Family pet making you sneeze? Find out about diagnosis, treatment and handy household tips for relieving bothersome pet allergy symptoms.
Pet allergy is an allergic reaction to proteins found in an animal's skin cells, saliva or urine. Signs of pet allergy include those common to hay fever, such as sneezing and runny nose. Some people may also experience signs of asthma, such as wheezing and difficulty breathing.
Most often, pet allergy is triggered by exposure to the dead flakes of skin (dander) a pet sheds. Any animal with fur can be a source of pet allergy, but pet allergies are most commonly associated with cats and dogs.
If you have a pet allergy, the best strategy is to avoid or reduce exposure to the animal as much as possible. Medications or other treatments may be necessary to relieve symptoms and manage asthma.
Pet allergy signs and symptoms caused by inflammation of nasal passages include:
If your pet allergy contributes to asthma, you may also experience:
Some people with pet allergy may also experience skin symptoms, a pattern known as allergic dermatitis. This type of dermatitis is an immune system reaction that causes skin inflammation. Direct contact with an allergy-causing pet may trigger allergic dermatitis, causing signs and symptoms, such as:
Some signs and symptoms of pet allergy, such as a runny nose or sneezing, are similar to those of the common cold. Sometimes it's difficult to know whether you have a cold or an allergy. If symptoms persist for more than two weeks, you might have an allergy.
If your signs and symptoms are severe — with nasal passages feeling completely blocked and difficulty sleeping or wheezing — call your doctor. Seek emergency care if wheezing or shortness of breath rapidly worsens or if you are short of breath with minimal activity.
Allergies occur when your immune system reacts to a foreign substance such as pollen, mold or pet dander.
Your immune system produces proteins known as antibodies. These antibodies protect you from unwanted invaders that could make you sick or cause an infection. When you have allergies, your immune system makes antibodies that identify your particular allergen as something harmful, even though it isn't.
When you inhale the allergen or come into contact with it, your immune system responds and produces an inflammatory response in your nasal passages or lungs. Prolonged or regular exposure to the allergen can cause the ongoing (chronic) airway inflammation associated with asthma.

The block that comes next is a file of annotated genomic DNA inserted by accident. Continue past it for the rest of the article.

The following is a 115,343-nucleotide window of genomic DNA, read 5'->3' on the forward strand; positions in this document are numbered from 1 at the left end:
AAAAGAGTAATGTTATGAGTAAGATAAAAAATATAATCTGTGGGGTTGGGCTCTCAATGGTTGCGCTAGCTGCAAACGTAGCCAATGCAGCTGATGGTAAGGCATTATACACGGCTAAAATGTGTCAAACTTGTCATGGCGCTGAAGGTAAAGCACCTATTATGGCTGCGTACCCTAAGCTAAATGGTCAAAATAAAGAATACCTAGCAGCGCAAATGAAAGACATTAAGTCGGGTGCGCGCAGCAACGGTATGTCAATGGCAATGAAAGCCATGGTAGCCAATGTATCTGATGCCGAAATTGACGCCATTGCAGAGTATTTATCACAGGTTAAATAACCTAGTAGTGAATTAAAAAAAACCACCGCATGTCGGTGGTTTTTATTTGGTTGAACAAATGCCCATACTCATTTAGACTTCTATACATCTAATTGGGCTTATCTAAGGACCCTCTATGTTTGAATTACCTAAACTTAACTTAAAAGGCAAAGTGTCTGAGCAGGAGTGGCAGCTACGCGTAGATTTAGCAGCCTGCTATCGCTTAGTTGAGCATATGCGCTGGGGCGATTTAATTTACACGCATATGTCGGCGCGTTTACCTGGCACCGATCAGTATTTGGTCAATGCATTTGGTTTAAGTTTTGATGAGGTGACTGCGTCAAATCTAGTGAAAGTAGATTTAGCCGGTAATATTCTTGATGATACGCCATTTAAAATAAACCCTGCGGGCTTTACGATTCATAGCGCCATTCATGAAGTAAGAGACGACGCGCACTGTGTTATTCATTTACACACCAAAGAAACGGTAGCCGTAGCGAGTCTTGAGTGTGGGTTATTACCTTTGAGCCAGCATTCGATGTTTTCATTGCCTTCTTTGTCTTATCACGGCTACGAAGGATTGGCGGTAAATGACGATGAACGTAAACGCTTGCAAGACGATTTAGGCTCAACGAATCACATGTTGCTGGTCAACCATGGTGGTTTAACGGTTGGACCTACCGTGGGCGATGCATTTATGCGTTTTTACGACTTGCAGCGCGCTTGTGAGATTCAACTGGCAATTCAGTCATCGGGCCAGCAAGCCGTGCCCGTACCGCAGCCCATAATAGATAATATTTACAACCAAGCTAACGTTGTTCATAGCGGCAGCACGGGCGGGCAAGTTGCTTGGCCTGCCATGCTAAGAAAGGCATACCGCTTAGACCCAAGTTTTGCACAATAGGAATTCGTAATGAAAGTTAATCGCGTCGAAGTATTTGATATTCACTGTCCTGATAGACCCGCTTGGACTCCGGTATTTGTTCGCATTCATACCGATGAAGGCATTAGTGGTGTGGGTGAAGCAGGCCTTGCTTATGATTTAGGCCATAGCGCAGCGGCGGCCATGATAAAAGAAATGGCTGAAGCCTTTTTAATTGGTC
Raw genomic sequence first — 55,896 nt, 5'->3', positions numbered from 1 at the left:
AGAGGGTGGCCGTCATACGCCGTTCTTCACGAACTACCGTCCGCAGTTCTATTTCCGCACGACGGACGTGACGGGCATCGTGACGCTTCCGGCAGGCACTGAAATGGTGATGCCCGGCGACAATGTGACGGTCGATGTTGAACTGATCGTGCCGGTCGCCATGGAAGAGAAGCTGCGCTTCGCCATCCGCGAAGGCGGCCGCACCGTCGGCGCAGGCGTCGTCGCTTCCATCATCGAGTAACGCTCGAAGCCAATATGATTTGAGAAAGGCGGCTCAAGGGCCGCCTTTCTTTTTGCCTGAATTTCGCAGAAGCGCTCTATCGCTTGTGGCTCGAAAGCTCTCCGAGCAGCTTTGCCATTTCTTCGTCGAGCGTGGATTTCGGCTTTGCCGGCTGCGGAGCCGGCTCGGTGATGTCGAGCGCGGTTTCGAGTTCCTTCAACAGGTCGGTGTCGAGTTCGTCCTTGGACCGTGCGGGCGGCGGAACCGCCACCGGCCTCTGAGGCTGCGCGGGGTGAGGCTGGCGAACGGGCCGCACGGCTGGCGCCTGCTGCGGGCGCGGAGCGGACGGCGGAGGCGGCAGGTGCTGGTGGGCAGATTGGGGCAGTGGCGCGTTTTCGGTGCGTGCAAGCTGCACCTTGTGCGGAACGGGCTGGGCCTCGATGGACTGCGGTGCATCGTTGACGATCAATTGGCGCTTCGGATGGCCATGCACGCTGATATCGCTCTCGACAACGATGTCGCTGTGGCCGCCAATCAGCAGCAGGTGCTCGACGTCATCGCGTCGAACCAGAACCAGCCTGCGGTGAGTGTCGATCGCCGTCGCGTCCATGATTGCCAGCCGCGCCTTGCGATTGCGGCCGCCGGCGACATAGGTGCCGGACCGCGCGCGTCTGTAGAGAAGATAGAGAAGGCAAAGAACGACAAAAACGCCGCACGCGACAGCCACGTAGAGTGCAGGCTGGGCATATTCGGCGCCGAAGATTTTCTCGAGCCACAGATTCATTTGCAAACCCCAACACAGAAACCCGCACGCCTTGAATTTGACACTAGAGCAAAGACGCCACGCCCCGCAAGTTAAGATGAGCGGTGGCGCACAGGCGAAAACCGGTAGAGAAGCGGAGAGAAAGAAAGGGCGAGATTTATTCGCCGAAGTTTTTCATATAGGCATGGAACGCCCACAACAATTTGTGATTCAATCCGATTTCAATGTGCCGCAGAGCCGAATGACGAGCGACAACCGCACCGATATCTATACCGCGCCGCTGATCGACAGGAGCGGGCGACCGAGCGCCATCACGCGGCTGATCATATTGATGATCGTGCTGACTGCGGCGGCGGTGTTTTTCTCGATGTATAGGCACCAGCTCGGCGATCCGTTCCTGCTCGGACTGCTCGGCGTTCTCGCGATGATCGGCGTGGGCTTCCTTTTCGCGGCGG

Allergens from cats and dogs are found in skin cells the animals shed (dander), as well as in their saliva, urine and sweat and on their fur. Dander is a particular problem because it is very small and can remain airborne for long periods of time with the slightest bit of air circulation. It also collects easily in upholstered furniture and sticks to your clothes.
Pet saliva can stick to carpets, bedding, furniture and clothing. Dried saliva can become airborne.
So-called hypoallergenic cats and dogs may shed less fur than shedding types, but no breed is truly hypoallergenic.
Rodent pets include mice, gerbils, hamsters and guinea pigs. Allergens from rodents are usually present in hair, dander, saliva and urine. Dust from litter or sawdust in the bottom of cages may contribute to airborne allergens from rodents.
Rabbit allergens are present in dander, hair and saliva.
Pet allergy is rarely caused by animals that don't have fur, such as fish and reptiles.
Pet allergies are common. However, you're more likely to develop a pet allergy if allergies or asthma runs in your family.
Being exposed to pets at an early age may help you avoid pet allergies. Some studies have found that children who live with a dog in the first year of life may have better resistance to upper respiratory infections during childhood than kids who don't have a dog at that age.
Ongoing (chronic) inflammation of tissues in the nasal passages caused by pet allergy can obstruct the hollow cavities connected to your nasal passages (sinuses). These obstructions may make you more likely to develop bacterial infections of the sinuses, such as sinusitis.
People with asthma and pet allergy often have difficulty managing asthma symptoms. They may be at risk of asthma attacks that require immediate medical treatment or emergency care.
If you don't have a pet but are considering adopting or buying one, make sure you don't have pet allergies before making the commitment.
Your doctor may suspect a pet allergy based on symptoms, an examination of your nose, and your answers to his or her questions. He or she may use a lighted instrument to look at the condition of the lining of your nose. If you have a pet allergy, the lining of the nasal passage may be swollen or appear pale or bluish.
Your doctor may suggest an allergy skin test to determine exactly what you're allergic to. You may be referred to an allergy specialist (allergist) for this test.
In this test, tiny amounts of purified allergen extracts — including extracts with animal proteins — are pricked into your skin's surface. This is usually carried out on the forearm, but it may be done on the upper back.
Your doctor or nurse observes your skin for signs of allergic reactions after 15 minutes. If you're allergic to cats, for example, you'll develop a red, itchy bump where the cat extract was pricked into your skin. The most common side effects of these skin tests are itching and redness. These side effects usually go away within 30 minutes.
In some cases, a skin test can't be performed because of the presence of a skin condition or because of interactions with certain medications. As an alternative, your doctor may order a blood test that screens your blood for specific allergy-causing antibodies to various common allergens, including various animals. This test may also indicate how sensitive you are to an allergen.